**Overview**

The notion of diversification involves the age-old “don’t put all your eggs in one basket”. Obviously, increasing the number of loans in your portfolio lowers risk as it minimizes the impact of defaults. However, does diversifying the class (grade) of loans in your portfolio improve return while reducing risk?

Back in 1952, Harry Markowitz won the Nobel prize in economics based on his work with the efficient frontier (cornerstone of modern portfolio theory). The goal is to optimize a portfolio of assets to achieve the highest expected return for a given level of risk or the lowest risk for a given level of expected return. It is one of the most important and influential economic theories involving investment and finance.

The efficient frontier requires several data metrics including average return, standard deviation and correlation. The following assumptions/tasks are used to derive these metrics based on historical loan data:

- Only loans which have had enough time to mature were used to avoid issues related to artificially increased charged off rates for recent loans. Generally, there is an higher rate of charged off non-mature loans because good loans have not been given time to mature. In addition, no 60 month loans can be included as none were issued more than 5 years ago.
- Returns are calculated at issue date. In other words, the period/length of the loan in regards to return is considered instant.
- All historical loans are categorized by month and grade. Therefore, for each month, the average return for each loan grade is calculated.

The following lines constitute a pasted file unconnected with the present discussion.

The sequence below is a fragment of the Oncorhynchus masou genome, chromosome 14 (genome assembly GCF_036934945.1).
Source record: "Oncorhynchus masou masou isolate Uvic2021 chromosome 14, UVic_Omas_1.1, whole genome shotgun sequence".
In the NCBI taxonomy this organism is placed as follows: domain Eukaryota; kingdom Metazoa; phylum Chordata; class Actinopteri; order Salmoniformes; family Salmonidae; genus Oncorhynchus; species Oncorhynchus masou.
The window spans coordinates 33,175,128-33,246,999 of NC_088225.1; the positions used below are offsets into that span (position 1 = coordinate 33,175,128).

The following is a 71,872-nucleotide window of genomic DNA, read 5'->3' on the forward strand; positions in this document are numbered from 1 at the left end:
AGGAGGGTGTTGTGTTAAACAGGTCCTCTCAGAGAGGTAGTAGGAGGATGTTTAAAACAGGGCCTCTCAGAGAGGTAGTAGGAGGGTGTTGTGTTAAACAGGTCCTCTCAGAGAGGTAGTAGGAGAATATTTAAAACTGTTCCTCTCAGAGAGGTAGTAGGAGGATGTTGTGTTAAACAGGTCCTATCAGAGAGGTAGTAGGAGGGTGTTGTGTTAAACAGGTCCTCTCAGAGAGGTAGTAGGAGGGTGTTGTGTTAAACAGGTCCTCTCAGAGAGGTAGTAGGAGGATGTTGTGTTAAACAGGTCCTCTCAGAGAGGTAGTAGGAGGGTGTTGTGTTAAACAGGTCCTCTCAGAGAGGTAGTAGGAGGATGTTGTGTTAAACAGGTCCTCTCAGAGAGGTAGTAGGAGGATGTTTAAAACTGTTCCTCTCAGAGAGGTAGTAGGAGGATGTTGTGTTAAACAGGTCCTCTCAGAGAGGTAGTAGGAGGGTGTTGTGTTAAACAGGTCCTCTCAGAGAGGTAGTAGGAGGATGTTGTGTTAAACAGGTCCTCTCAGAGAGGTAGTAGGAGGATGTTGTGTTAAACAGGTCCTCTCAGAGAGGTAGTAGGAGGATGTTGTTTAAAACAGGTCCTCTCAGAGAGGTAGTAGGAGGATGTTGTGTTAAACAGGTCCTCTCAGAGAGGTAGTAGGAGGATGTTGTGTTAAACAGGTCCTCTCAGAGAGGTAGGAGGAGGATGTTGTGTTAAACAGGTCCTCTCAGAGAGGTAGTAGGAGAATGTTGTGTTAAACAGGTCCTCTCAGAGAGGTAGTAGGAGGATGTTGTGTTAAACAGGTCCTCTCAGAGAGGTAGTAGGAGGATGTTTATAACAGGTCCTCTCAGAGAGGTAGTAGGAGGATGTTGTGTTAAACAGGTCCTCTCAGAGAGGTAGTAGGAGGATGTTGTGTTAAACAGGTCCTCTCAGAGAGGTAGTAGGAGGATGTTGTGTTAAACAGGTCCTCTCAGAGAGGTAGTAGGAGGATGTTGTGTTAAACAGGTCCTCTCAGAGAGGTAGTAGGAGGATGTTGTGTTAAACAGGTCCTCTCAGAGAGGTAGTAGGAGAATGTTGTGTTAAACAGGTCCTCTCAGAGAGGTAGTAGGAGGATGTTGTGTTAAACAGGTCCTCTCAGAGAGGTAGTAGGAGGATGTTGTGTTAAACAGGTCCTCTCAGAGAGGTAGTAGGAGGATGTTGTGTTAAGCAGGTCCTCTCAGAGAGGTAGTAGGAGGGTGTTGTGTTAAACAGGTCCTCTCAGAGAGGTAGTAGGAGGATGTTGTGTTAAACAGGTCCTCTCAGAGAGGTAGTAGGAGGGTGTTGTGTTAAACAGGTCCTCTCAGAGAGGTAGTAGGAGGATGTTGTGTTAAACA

- Optimization is applied to portfolio loan grades where enough historical data is available to provide statistical significance.
- Lending club commission fees were not used in the analysis

## **Benchmark Portfolio**

The following table shows an “all-in” hypothetical strategy of investing in every loan issued up to Jan 2010. In other words, this portfolio invests the same amount in every possible loan up to Jan 2010. The following table represents the average return for each month by loan grade:

- All loan grades provide positive average returns across all periods. Minimum 4.15% (grade G) and Maximum 8.36% (Grade A).
- Grade A and F loans yield average return over 8%, but A loans have significantly less risk (standard deviation 2.49% versus 16.39% respectively)
- Only 3 negative average return months across all periods.
- As expected, risk (Std Dev) increases from grade A to G.

Using this information, we can build an equally weighted (roughly 15% of capital in each loan grade per period) benchmark portfolio. Remember this portfolio does not include any filtering/screening as it will be used as a benchmark. It indiscriminately invests all available capital equally among each loan grade:

Key Observations:

- The average return is
**6.88%**with risk/stdev of**12.10%** - Probability of achieving 5% return is roughly
**56%** - Using risk free rate of .36%, this benchmark portfolio significantly outperforms

## Benchmark Portfolio Optimization

Now that we have a benchmark portfolio, lets see if modern portfolio theory using the efficient frontier improves its return and lowers risk. Based on the average return for each period and standard deviation, we can generate a correlation matrix and optimize the portfolio: